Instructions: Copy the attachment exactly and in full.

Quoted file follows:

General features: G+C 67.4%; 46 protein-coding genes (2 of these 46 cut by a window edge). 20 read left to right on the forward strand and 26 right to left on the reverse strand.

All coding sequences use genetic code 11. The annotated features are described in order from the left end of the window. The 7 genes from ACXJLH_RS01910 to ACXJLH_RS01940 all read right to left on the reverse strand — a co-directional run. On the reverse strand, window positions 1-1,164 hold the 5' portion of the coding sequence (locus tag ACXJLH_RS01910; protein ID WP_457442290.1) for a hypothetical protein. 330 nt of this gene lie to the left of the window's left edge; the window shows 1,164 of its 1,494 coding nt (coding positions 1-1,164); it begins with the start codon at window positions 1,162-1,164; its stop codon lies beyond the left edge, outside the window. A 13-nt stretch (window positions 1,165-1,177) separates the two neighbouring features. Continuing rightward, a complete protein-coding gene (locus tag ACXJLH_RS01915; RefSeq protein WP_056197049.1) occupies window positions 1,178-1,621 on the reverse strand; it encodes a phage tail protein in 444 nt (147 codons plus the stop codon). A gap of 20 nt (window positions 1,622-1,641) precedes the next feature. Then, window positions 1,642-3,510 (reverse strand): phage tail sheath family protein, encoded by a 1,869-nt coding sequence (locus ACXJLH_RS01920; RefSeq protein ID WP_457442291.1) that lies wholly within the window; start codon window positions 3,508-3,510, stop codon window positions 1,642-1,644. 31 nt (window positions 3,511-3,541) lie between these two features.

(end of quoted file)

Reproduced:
General features: G+C 67.4%; 46 protein-coding genes (2 of these 46 cut by a window edge). 20 read left to right on the forward strand and 26 right to left on the reverse strand.

All coding sequences use genetic code 11. The annotated features are described in order from the left end of the window. The 7 genes from ACXJLH_RS01910 to ACXJLH_RS01940 all read right to left on the reverse strand — a co-directional run. On the reverse strand, window positions 1-1,164 hold the 5' portion of the coding sequence (locus tag ACXJLH_RS01910; protein ID WP_457442290.1) for a hypothetical protein. 330 nt of this gene lie to the left of the window's left edge; the window shows 1,164 of its 1,494 coding nt (coding positions 1-1,164); it begins with the start codon at window positions 1,162-1,164; its stop codon lies beyond the left edge, outside the window. A 13-nt stretch (window positions 1,165-1,177) separates the two neighbouring features. Continuing rightward, a complete protein-coding gene (locus tag ACXJLH_RS01915; RefSeq protein WP_056197049.1) occupies window positions 1,178-1,621 on the reverse strand; it encodes a phage tail protein in 444 nt (147 codons plus the stop codon). A gap of 20 nt (window positions 1,622-1,641) precedes the next feature. Then, window positions 1,642-3,510 (reverse strand): phage tail sheath family protein, encoded by a 1,869-nt coding sequence (locus ACXJLH_RS01920; RefSeq protein ID WP_457442291.1) that lies wholly within the window; start codon window positions 3,508-3,510, stop codon window positions 1,642-1,644. 31 nt (window positions 3,511-3,541) lie between these two features.